Ahead of this week’s NHS ConfedExpo conference in Manchester, one of the focus points during the event will be on the next steps to making Patricia Hewitt’s independent review into the future of integrated care systems in England a reality. The review contains a wealth of creative, practical and pragmatic ways to transform our model of health and care for the better.
The review advocates for a much more connected approach to delivery, an approach that requires a rethink in how different care settings work together and, as a result, the way that funding flows across the system.
There are three key elements drawn out by the review that are particularly welcome in signalling the way forward for the health and care system across England to improve population health outcomes in a meaningful way:
- Smoothing the pain points
- Better multidisciplinary working
- Having the right infrastructure
Here at Feedback Medical, our approach to facilitating joined up care has been led by these very principles at every stage of our journey. At our core we exist to better connect pathways of care, give clinicians and their colleagues time back to focus on their core mission, and to bring better outcomes and stronger accountability for patients.
Let’s go through each element point by point.
Smoothing the pain points
Firstly, there are recommendations to improve technical efficiency within each element of healthcare by enabling the system’s most valuable resource – its people – to work more effectively.
We therefore need to see greater urgency to embrace new ways of working through digital channels, such as asynchronous communication via platforms such as Bleepa. Intelligent use of digital technologies can dramatically reduce administrative burdens on clinical staff – particularly where data platforms are fully integrated to reduce documentation burden and duplication.
Given the multitude of challenges faced by the health and care system right now, not least through our workforce shortages, a reduced administrative burden and increased ease of collaboration – freeing up precious staff capacity – is one of the immediate steps that can help to address some of the public’s key priorities:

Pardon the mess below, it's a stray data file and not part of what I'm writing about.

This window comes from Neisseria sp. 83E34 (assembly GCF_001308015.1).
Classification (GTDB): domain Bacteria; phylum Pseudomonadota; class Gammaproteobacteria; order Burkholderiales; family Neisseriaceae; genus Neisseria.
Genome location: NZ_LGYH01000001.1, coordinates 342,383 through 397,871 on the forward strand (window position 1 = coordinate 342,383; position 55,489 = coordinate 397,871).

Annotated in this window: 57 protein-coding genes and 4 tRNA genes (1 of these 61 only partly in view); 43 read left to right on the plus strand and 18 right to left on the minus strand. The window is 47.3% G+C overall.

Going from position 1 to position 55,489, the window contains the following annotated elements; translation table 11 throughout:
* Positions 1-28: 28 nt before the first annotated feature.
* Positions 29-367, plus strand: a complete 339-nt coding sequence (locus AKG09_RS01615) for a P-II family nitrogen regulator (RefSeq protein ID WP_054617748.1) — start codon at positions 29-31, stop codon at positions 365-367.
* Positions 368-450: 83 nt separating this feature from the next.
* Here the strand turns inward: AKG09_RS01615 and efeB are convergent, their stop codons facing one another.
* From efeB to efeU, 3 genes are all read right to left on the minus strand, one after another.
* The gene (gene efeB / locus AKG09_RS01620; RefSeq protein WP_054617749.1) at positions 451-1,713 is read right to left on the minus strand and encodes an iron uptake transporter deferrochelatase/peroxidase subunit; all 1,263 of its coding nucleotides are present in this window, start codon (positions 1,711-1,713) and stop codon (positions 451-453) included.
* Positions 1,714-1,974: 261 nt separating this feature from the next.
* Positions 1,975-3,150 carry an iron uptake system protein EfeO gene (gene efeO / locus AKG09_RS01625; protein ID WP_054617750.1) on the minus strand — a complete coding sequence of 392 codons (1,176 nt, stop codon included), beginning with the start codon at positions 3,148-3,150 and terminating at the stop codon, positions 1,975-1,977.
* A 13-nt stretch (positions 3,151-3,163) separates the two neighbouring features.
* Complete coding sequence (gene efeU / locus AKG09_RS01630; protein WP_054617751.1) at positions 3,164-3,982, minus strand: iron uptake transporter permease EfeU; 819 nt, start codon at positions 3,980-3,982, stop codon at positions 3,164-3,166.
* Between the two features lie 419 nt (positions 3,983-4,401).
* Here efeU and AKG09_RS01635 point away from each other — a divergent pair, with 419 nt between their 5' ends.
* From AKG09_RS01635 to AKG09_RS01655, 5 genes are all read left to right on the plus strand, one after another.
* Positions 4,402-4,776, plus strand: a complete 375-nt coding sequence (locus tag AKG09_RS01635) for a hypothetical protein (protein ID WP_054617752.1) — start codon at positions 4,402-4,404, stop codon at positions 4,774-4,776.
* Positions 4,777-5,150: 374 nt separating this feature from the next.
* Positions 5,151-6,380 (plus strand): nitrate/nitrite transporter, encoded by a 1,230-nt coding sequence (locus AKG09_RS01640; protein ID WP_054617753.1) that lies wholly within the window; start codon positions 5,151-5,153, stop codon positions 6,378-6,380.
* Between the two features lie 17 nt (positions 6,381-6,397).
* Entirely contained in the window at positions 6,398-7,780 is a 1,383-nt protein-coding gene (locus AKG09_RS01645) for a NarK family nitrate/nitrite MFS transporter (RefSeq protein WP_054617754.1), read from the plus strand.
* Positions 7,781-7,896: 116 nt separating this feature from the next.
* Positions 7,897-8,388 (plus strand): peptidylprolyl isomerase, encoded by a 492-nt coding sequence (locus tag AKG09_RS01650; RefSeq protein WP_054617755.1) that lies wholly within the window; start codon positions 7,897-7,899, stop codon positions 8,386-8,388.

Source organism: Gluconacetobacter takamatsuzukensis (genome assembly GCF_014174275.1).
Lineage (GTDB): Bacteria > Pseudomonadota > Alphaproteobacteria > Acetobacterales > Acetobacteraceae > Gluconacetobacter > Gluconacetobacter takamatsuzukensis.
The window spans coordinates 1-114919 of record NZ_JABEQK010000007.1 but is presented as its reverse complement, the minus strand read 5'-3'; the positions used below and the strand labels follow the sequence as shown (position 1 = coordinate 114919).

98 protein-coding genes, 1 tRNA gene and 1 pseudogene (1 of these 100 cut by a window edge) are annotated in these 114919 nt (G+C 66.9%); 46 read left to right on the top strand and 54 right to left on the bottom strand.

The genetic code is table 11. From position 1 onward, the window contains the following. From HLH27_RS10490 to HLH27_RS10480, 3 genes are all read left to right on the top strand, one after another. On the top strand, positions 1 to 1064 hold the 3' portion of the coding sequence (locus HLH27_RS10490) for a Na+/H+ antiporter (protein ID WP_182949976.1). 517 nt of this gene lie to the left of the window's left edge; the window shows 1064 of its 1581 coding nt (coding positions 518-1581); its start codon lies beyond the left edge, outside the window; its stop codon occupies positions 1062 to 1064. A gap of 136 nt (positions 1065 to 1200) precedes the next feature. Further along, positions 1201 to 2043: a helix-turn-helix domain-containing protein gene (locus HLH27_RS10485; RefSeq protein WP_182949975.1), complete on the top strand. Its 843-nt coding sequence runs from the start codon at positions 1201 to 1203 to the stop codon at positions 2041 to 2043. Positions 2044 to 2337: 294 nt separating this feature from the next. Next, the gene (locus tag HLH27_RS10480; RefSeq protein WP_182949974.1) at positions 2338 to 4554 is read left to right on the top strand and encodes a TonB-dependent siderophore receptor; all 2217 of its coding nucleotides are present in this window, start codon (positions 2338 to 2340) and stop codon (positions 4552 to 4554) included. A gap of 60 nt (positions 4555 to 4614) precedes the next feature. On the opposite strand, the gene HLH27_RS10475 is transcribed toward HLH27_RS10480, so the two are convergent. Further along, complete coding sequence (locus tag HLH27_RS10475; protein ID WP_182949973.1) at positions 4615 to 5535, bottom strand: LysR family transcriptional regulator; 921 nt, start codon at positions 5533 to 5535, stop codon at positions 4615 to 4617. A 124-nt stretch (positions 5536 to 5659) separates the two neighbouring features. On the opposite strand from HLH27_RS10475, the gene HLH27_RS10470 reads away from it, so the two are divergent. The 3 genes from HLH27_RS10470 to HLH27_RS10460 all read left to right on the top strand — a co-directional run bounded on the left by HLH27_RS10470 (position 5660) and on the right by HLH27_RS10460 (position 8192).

- Better access across each domain of care
- Faster diagnosis
- Reduced referral to treatment backlogs
- Safer, faster patient discharge
Digital solutions that span care settings enable a regional view of patient flow, combining this with a digital dashboard that gives both integrated care leaders and frontline clinicians much clearer visibility of the status of each patient and where they are in their care journey is a vital tool in helping to address many of these challenges.
The simple dashboard view within Bleepa’s platform gives health and care professionals the ability to track a patient’s progress at a glance, while also providing a deep dive into individuals’ case notes and test results in a couple of clicks – the ability to have both a ‘bird’s eye’ regional and patient-specific view through one platform.
Better multidisciplinary working
Secondly, the review highlights opportunities to support much more effective multidisciplinary team (MDT) working across provider sites.
Bleepa can support a wider range of clinicians across different care settings to collaborate in providing safe, effective and timely care. Its powerful asynchronous communication functions reduce the need for specialists to be temporally and geographically co-located, so expertise can be sourced from any locality and more flexibly over time.
Following the implementation of Bleepa at the Northern Care Alliance, benchmarking showed that referral response times were reduced by as much as two days, on average, and that up to 5.6 weeks of a full-time clinician’s time could be released per annum.